F 1 Rebbetzin Chana
Weekly Story by Rabbi Sholom DovBer Avtzon
Being that Thursday was Vov Tishrei, the yahrzeit of the Rebbe’s mother, Rebbetzin Chana, I am posting some anecdotes I have heard over the years in farbrengens or from those who personally noticed it. Obviously the purpose is to learn from these stories, so while I only pointed out a lesson by the first anecdote, one should strive to learn from each one, and bring that lesson into our life.
1] The Rebbe would visit his mother at least once a day. This was at a set time in the afternoon. He would walk from 770 to her apartment in 1418 President Street. There were times that he visited her in the morning as well, but then he often brought to her some basic groceries. However, the Rebbe stipulated with the storekeeper that the money he gives for the items he purchased goes and remains in the cash register, just like any other customers’.
An obvious lesson we should learn from this; we all feel that the day is not long enough for us to do everything we want. However, as busy as we are, we will admit, that the Rebbe’s minutes and seconds were much more precious to him than to our time is to us, (after all, we do waste a minute or two each day). Yet the Rebbe made the time every day to visit his mother, not regulating his interaction to a phone call, but a personal visit and a cup of tea.
2] As a mother, Rebbetzin Chana was always concerned about the Rebbe’s health. She asked that no one in the apartment complex hold open the front door for him. She said, the metal door is heavy and he can use the exercise of pulling open a heavy metal door,
Other days, especially in the spring and summer, when it was nice weather outside, she would sometimes wait outside the building for him to come. She would be standing with her back towards the brick wall, in front of the yard, and the Rebbe will be standing facing her, with his back to the street. It happened, more than once, that there were people who walked pass them not realizing they were walking passed the Rebbe.
3] When the Rebbe would come into her apartment, the table was set, and there was always something to eat and drink on the table. Nevertheless, the Rebbe would prepare two cups of tea and would have a tea with his mother. He refilled the hot water urn with water, to replace the water he took out.
4] Rebbetzin Chana once mentioned to Rabbi Berel Junik, that when the Rebbe leaves, he always places things back into their place. She added, the reason he does this is that this way he never walks with his back to me. But he does it in such a manner that you would think that he is actually doing it to tidy up the place.
5] Every day, before the Rebbe would come, Rebbetzin Chana would change into her Shabbos clothing to wear for the duration of the visit.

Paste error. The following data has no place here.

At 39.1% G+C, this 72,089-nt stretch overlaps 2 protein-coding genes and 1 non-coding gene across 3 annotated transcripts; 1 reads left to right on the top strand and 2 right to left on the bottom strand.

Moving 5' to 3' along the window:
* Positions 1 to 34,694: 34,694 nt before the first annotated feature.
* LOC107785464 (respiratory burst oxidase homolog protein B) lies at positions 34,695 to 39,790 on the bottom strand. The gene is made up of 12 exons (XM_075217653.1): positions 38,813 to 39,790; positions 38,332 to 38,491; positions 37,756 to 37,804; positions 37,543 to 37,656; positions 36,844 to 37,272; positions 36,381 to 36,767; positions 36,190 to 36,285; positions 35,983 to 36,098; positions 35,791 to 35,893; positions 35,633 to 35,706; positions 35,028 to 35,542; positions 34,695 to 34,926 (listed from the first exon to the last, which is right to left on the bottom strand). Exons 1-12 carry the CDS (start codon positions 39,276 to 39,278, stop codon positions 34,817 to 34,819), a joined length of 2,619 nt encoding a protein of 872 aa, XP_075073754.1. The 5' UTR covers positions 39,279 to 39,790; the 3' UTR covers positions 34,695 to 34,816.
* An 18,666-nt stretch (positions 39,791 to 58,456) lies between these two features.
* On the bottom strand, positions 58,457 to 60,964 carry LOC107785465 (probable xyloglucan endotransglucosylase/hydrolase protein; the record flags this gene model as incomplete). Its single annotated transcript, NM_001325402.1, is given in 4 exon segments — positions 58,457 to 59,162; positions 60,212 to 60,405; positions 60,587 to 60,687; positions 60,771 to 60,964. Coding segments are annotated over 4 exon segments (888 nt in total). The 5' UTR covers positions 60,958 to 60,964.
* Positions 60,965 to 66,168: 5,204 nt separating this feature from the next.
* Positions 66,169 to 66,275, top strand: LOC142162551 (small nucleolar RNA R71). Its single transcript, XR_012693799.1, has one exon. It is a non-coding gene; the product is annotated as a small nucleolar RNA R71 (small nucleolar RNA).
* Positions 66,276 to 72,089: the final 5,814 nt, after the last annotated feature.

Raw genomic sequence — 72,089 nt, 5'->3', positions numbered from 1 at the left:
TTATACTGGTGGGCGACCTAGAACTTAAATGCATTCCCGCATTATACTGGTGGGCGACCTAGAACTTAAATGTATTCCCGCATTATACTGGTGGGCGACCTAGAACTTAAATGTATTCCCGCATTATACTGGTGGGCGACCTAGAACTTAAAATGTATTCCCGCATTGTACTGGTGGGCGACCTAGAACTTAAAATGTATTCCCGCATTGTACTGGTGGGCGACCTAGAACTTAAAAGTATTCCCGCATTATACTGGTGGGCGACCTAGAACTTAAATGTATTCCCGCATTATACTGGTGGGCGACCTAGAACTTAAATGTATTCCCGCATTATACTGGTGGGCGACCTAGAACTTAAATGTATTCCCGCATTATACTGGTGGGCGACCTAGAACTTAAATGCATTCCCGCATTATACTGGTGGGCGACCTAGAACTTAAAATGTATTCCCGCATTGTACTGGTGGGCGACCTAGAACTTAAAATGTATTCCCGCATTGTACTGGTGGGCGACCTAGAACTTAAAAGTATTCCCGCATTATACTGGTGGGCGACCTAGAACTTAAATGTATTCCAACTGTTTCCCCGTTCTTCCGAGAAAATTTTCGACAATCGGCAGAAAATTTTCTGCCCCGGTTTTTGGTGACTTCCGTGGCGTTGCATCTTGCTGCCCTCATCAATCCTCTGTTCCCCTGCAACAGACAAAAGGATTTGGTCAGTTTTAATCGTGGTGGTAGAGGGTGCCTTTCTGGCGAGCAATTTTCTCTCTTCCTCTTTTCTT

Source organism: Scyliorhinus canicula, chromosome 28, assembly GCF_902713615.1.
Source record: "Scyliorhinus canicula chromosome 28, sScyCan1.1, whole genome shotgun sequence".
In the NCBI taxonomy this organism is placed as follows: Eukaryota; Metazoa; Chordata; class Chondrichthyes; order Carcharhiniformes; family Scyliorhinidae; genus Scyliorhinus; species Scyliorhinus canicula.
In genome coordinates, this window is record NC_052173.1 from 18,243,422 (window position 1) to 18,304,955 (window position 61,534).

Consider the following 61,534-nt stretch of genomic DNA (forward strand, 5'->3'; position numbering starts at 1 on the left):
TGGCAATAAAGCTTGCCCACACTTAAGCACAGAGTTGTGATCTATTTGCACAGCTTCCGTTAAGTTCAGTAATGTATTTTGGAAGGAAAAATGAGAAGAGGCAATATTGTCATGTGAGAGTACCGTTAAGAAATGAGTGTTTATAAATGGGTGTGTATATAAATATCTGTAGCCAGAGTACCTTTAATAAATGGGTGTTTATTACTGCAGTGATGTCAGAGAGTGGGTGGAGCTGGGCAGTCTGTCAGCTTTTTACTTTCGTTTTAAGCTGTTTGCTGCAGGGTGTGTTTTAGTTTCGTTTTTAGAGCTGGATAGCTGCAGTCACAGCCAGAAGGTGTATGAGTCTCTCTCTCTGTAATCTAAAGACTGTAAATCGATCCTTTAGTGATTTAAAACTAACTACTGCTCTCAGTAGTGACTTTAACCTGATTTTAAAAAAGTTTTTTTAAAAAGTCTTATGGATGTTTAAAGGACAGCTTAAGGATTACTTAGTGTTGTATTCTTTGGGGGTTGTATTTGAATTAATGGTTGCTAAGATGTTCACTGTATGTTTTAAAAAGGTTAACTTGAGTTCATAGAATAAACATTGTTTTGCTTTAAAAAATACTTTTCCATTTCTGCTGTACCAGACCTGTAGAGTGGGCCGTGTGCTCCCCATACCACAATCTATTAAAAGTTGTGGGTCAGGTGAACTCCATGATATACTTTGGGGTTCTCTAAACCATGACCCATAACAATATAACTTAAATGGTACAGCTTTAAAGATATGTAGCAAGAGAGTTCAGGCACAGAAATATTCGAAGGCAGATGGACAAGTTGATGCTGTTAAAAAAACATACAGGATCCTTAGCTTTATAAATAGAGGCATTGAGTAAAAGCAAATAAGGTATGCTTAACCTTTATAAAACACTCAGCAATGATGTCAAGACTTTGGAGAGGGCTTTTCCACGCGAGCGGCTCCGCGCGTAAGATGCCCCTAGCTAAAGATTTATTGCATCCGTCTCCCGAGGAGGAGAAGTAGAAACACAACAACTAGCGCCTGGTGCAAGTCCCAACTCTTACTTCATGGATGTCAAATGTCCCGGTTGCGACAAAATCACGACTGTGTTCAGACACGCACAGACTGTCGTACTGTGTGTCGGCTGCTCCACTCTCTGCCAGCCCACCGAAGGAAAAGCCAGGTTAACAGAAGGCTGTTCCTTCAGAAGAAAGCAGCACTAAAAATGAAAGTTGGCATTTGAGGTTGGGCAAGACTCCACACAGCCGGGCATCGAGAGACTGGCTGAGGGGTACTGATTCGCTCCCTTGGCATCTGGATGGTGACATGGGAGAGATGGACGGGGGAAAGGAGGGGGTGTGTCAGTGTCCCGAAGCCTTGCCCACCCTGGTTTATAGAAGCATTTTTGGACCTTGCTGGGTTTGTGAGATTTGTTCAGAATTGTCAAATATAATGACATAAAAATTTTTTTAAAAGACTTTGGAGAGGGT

6] On the days that the Rebbe was by the Ohel, Rabbi Krinsky would drive him home from 770. Knowing that the Rebbe was fasting, and wanting him to eat a full meal, she would cut the visit short.
7] Although 1418 is on the same side of President Street as his house, the Rebbe would cross over President Street by Kingston and cross back by Brooklyn. People say that this was because in the building that is now known as FREE headquarters, was a colel of Yeshivas Chaim Berlin. And the Rebbe enjoyed hearing the voice of the people learning.
If you are aware of additional detail and/or anecdotes about these visits, please share it with me, so I can pass it on. Also if you have any interesting story that you would like to share, please email it to me, as the initial intent of this column was and remains to post stories that are not well known. Now that I am beginning the sixth year, I need to hear additional stories, (especially as I refrain from participating in large gatherings, so I miss Shabbos farbrengens).
To follow up on last weeks’ thought, the Rebbe asks, “If Shabbos accomplishes the same thing as shofar, why was it stopped because of a decree of Rabbah, it wasn’t necessary to blow it anyways”?
But if we look at the seder plate etc., we can understand it. The korban Pesach was roasted, so therefore we use a chicken neck and roast it, but we don’t eat it. This is called zecher l’mikdash, we do things to remind ourselves of what was done in the mikdash. Therefore, we might have thought that we should blow it, to remind us of what was done in the beis hamikdash.
In order that we don’t do blow, to remind us that it was blown in the beishamikdash, Rabbah made his decree. But since that blowing accomplished something that we can’t do on our own, we recite the pesukim that are written in the Torah, to accomplish something that is not in the ability of a person to accomplish, it is accomplished through the Creator who is greater than us.
This week’s post is l’zechus the complete and immediate refuah for my sister Chaya Rivkah bas Cheyena and all those who need a brocha.
Rabbi Avtzon is a veteran mechanech and the author of numerous books on the Rebbeim and their chassidim. He can be contacted at firstname.lastname@example.org
 I heard from people who noticed this two different times. Some say it was sometime between four and five and others say it was closer to six. Possibly there were changes over the years
 I was told, Otherwise the Rebbe felt as if he is causing the storekeeper a loss.
 Rabbi Junik left Russia together with Rebbetzin Chana, and later on when she settled in New York, he helped out in her house.